University awards energy contracts to enhance green initiatives

December 22, 2006

University Park, Pa. -- In a continuing commitment to reduce the environmental impact of fossil fuels, Penn State has awarded contracts to meet more than 20 percent of its electrical energy needs through renewable energy sources for the next five years.

The University has been a leader in use of renewal energy, making its first purchase of wind energy through a five-year contract in 2001 that provided for 5 percent of its annual electrical energy needs.

"These new five-year contracts enhance Penn State's environmental leadership and help reduce national dependence on fossil fuels by replacing 20 percent of the energy generated by those sources," said Ford Stryker, associate vice president for Physical Plant. "At the same time, use of other renewable energy sources and new technologies helps support the growing renewable energy market in Pennsylvania."

University officials estimate the environmental benefits of the new contracts are equivalent to more than 14,000 cars not being driven for one year, 22,000 tons of waste recycled instead of land filled and 536 acres of forest preserved from deforestation.

While the renewable energy market is growing, it is estimated that about 60 percent of electricity currently used in Pennsylvania is generated from coal and another 37 percent comes from nuclear power.

Michael I. Prinkey, energy program engineer in the Office of Physical Plant, said that as the renewable energy market expands, the cost is decreasing.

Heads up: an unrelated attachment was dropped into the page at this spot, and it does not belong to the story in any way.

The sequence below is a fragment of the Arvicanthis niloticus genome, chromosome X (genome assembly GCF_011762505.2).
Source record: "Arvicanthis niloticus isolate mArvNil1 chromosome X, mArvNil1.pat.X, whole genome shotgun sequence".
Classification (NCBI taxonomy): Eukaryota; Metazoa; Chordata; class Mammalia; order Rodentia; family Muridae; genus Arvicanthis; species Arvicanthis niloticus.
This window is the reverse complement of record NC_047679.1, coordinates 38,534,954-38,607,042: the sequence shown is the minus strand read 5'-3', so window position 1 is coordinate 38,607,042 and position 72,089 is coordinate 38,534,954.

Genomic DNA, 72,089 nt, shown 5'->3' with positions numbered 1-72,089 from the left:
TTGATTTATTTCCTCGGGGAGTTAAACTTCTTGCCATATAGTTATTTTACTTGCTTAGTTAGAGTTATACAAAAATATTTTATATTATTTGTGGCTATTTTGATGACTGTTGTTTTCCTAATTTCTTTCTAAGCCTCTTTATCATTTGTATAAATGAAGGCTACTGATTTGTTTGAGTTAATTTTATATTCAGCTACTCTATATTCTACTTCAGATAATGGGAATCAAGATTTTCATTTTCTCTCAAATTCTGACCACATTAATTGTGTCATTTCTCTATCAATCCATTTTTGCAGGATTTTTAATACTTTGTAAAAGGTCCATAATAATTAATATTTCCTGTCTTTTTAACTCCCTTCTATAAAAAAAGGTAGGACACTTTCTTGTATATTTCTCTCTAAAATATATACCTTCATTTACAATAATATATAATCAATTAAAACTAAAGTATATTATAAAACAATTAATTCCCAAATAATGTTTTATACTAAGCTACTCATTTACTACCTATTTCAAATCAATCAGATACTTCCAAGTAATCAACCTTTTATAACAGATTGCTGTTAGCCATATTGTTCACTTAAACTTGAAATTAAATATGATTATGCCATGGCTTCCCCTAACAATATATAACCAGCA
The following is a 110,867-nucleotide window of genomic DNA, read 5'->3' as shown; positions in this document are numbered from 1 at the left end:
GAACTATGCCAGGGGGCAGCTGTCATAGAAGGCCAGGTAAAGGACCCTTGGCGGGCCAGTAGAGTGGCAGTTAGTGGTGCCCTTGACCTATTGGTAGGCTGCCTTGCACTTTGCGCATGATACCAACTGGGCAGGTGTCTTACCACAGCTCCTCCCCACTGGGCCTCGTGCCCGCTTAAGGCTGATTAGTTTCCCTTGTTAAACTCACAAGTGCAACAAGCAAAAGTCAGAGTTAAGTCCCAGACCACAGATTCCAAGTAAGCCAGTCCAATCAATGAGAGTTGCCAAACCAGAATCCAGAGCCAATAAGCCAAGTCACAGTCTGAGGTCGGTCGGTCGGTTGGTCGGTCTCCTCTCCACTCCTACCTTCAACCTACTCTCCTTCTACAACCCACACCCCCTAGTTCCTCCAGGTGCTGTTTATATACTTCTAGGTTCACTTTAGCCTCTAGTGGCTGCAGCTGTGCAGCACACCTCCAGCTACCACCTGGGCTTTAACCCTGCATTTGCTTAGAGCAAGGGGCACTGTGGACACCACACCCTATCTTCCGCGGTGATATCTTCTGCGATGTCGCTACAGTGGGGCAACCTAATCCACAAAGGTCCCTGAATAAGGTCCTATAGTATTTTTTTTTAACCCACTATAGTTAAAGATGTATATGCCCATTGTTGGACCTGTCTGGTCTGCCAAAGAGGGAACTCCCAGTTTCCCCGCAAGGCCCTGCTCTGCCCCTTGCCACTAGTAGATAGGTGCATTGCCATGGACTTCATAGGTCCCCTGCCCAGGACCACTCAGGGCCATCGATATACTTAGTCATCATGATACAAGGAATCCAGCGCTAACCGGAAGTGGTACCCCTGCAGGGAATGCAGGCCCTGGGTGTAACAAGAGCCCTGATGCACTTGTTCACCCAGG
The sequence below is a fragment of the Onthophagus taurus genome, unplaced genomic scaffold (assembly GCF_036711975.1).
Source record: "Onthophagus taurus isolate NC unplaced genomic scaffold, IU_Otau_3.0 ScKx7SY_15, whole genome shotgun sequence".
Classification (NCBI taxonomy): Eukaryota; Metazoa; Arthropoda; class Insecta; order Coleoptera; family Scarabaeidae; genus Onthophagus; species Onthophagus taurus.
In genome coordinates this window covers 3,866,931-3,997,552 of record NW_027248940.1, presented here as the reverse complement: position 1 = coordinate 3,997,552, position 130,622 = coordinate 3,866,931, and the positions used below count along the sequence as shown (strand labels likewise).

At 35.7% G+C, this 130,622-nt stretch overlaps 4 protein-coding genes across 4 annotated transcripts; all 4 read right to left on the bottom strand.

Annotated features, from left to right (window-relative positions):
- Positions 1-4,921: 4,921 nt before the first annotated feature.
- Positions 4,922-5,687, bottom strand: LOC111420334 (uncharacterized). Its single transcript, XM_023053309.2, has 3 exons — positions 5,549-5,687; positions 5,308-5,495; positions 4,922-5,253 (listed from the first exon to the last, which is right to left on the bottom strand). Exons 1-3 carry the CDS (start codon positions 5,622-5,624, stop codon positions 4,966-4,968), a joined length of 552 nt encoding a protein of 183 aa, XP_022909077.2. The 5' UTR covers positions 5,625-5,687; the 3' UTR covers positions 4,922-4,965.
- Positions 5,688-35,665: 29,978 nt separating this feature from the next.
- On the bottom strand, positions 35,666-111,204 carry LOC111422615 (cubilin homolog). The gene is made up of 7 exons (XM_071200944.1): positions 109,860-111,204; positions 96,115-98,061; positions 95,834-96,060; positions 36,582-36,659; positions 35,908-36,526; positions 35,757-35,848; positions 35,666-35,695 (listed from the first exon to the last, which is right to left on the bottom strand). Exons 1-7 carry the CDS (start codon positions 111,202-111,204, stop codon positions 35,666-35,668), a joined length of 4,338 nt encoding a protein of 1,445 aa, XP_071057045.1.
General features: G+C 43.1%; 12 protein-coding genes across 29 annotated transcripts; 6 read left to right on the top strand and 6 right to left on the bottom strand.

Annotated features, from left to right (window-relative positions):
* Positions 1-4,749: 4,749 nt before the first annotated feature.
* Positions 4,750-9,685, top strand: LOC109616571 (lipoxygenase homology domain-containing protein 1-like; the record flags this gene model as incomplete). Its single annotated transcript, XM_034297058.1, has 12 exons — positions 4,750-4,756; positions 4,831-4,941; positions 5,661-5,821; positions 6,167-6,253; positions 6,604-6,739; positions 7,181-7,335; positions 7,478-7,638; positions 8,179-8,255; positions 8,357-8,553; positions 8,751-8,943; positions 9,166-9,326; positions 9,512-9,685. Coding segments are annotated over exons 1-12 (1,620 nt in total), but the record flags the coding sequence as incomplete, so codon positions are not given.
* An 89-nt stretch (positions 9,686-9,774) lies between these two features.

"Under the 2001 contracts, when wind energy was our only renewable energy option, the University paid $14 per megawatt-hour (MWH). Under the new contracts, with other sources now available, we are paying an average of $5 per MWH. And we are making a larger commitment to environmental-friendly renewable energy.

"While our total dollar commitment has increased slightly, we've been able to greatly increase the amount of renewable energy purchased under these contracts by paying less for it. And we're excited by the impact it will have on the environment through the reduction of greenhouse gases."

Prinkey said the Office of Physical received proposals from multiple vendors and awarded contracts to Community Energy, for Pennsylvania-based wind energy; 3 Phases Energy, for national wind and biomass energy; and Sterling Planet, for low-impact certified hydroelectric. The contracts also make new-technology, on-site renewable energy projects possible without a capital investment.

Under the contracts, the major sources of generation are wind, 8.1 percent; biomass, 3.9 percent; low-impact certified hydroelectric, 7.9 percent; new technologies (solar and bio-mass) 0.6 percent, for a total of 20.5 percent.

"In examining our energy requirements," he said, "our goals were to support new technologies, look at cheaper energy sources, and maintain our commitment to Pennsylvania-generated sources. We were able to achieve those goals and increase the total purchase to 20 percent of our electrical energy needs within our budget goal."

According to Prinkey, the Office of Physical Plant established goals for its greenhouse gas reduction initiative based on the purchase of renewable energy making up 10 percent of the University's total energy use.

"Now with 20 percent coming from renewable energy sources," he said, "we will be making a much greater contribution to that effort. And we're encouraging reduced consumption and the use of energy-efficient products on the part of the University community to add to that greenhouse gas reduction.

"Continued conservation efforts by the campus community will contribute to making our renewable energy purchase more effective."

For more information about Penn State's environmental efforts, visit http://www.psu.edu/ur/psugreen online.

(Media Contacts)

Last Updated May 13, 2011